Arthroscopic Partial Menisectomy versus Sham Surgery for a Degenerative
Meniscal Tear

Sihvonen R, Paavola M, Malmivaara
A, Itala A, Joukainen A, Nurmi H, Kalske J, & Jarvinen T. The New England
Journal of Medicine 369;26. December 26, 2013.

Take Home Message: Patients aged 35 to 65 with a degenerative medial
meniscus tear but no radiographic knee osteoarthritis report similar
improvements in knee symptoms and quality of life after arthroscopic
meniscectomy or placebo surgery. 

Within the past 15 years, there
has been a steady decline in the use of arthroscopic surgical procedures for
the treatment of knee osteoarthritis. Two independent studies conducted by Kirkley et al and Moseley et al have been credited for this
trend. These studies suggested that arthroscopic intervention of knee osteoarthritis
with or without meniscal pathology is not clinically efficacious, but yet the
number of arthroscopic partial meniscectomies has increased by 50% over the
past 15 years. The authors of this randomized clinical trial evaluated if
arthroscopic surgery would be beneficial among patients with a degenerative
medial meniscus tear but no radiographic knee osteoarthritis. The authors conducted
a multicenter, randomized, double-blind, placebo-controlled trial with 146 participants
who were 35 to 65 years of age, had knee pain (duration: 3 months to 4 years)
that was most consistent with a degenerative medial meniscus tear, and had no
radiographic evidence of knee osteoarthritis. The orthopaedic surgeon confirmed
the presence of a degenerative meniscus tear during the arthroscopy. The
authors randomly assigned the participants to arthroscopic partial meniscectomy
or sham arthroscopic surgery. The participants reported their outcomes at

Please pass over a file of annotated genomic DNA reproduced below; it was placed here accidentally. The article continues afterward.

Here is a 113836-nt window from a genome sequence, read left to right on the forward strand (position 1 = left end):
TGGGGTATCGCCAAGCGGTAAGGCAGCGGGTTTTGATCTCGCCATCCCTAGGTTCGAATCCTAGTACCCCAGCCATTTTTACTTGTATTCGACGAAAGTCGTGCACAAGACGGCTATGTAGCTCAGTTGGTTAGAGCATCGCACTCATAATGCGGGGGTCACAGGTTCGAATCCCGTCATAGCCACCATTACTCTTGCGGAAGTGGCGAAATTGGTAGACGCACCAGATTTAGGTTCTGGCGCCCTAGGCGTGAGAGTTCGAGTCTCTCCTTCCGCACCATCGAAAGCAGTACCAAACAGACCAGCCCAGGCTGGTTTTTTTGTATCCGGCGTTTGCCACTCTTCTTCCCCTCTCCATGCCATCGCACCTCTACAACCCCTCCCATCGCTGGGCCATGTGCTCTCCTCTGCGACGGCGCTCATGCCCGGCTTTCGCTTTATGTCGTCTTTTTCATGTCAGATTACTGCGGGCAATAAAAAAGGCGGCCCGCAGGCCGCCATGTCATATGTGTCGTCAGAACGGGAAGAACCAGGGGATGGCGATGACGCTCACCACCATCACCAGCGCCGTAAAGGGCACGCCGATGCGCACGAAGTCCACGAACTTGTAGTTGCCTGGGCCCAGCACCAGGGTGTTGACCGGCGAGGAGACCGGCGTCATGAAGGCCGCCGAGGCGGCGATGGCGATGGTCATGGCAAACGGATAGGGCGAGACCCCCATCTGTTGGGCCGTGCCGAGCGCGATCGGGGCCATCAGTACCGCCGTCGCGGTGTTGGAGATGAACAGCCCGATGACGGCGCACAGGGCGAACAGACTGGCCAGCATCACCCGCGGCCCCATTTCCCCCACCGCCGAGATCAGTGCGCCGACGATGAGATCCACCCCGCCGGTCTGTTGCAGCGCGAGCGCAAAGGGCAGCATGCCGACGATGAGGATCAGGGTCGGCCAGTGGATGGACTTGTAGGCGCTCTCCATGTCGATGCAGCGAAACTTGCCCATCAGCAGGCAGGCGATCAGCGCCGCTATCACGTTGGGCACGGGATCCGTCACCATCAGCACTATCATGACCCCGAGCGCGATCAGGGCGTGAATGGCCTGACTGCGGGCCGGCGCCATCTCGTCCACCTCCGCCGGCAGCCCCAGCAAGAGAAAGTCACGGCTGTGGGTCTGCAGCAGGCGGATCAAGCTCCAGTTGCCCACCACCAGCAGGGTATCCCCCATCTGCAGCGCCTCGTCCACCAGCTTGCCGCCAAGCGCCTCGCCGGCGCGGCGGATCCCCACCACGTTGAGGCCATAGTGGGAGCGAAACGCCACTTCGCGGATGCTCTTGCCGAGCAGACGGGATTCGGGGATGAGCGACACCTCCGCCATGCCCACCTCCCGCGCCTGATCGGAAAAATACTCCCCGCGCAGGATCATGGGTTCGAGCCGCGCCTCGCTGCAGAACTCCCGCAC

baseline and 2, 6, and 12 months after surgery via changes in knee symptoms (Lysholm),
quality of life (Western Ontario Meniscal Evaluation Tool [WOMET]),
and knee pain after exercise on a visual analog scale 0 to 10  (0 denoting the absence of pain). While both
groups improved in all three outcome measures the authors found no differences
between the groups between baseline and 12 months: average Lysholm score change,
21.7 points in the partial-menisectomy group vs. 23.3 points in the
sham-surgery group; average WOMET score change, 24.6 and 27.1 points
respectively; and average change in knee pain after exercise, 3.1 and 3.3
points respectively.

With the Affordable Care Act
(ACA) in its infancy and the high cost of medical care coming under increasing
scrutiny, a study such as this could be cited by policymakers when attempting
to reduce unnecessary medical procedures and their attendant medical
costs.  The intent of this study was to
dispel the notion that arthroscopic intervention is an efficacious treatment
approach to degenerative medial meniscal tears. 
As noted above, the results of earlier studies by Moseley and Kirkley
independently refute the benefits of arthroscopic intervention for knee
osteoarthritis.  This was the first sham
surgery trial that attempted to determine if arthroscopic intervention for a
degenerative meniscus tear in the absence of radiographic osteoarthritis is effective. 
Consensus opinion amongst practitioners of musculoskeletal care is that
patients with a meniscus tear by MRI and sharp,
well-localized discomfort in the absence of arthritis are likely to benefit
from arthroscopic intervention.  On the
other hand, patients with a meniscus tear in the setting of dull, achy discomfort
and radiographic osteoarthritis generally have less than satisfactory results
from arthroscopic intervention.  This
trial would suggest that even in the former situation, arthroscopic partial
meniscectomy results in no better outcomes than sham surgery.  One should also consider that in this study,
evaluations were completed 12 months post-operatively. This allowance of time
offered the participants an opportunity to heal possibly altering the obtained
results. Introducing a third group that had no arthroscopic surgery, to serve
as a control for time, would elucidate whether this influenced the outcome. This
study will surely generate discussion in orthopaedic surgery circles.

Questions for Discussion:  How do you decide which of patients with
degenerative meniscus tears will benefit from arthroscopic partial
meniscectomy?  What non-operative
treatment modalities do you favor in your approach to patients with
degenerative mensicus tears?

Written by: Andrew W. Albano,
Jr. DO and Marc I. Harwood, MD
Reviewed by: Jeffrey Driban

Related Posts:

Sihvonen R, Paavola M, Malmivaara A, Itälä A, Joukainen A, Nurmi H, Kalske J, Järvinen TL, & Finnish Degenerative Meniscal Lesion Study (FIDELITY) Group (2013). Arthroscopic partial meniscectomy versus sham surgery for a degenerative meniscal tear. The New England Journal of Medicine, 369 (26), 2515-24 PMID: 24369076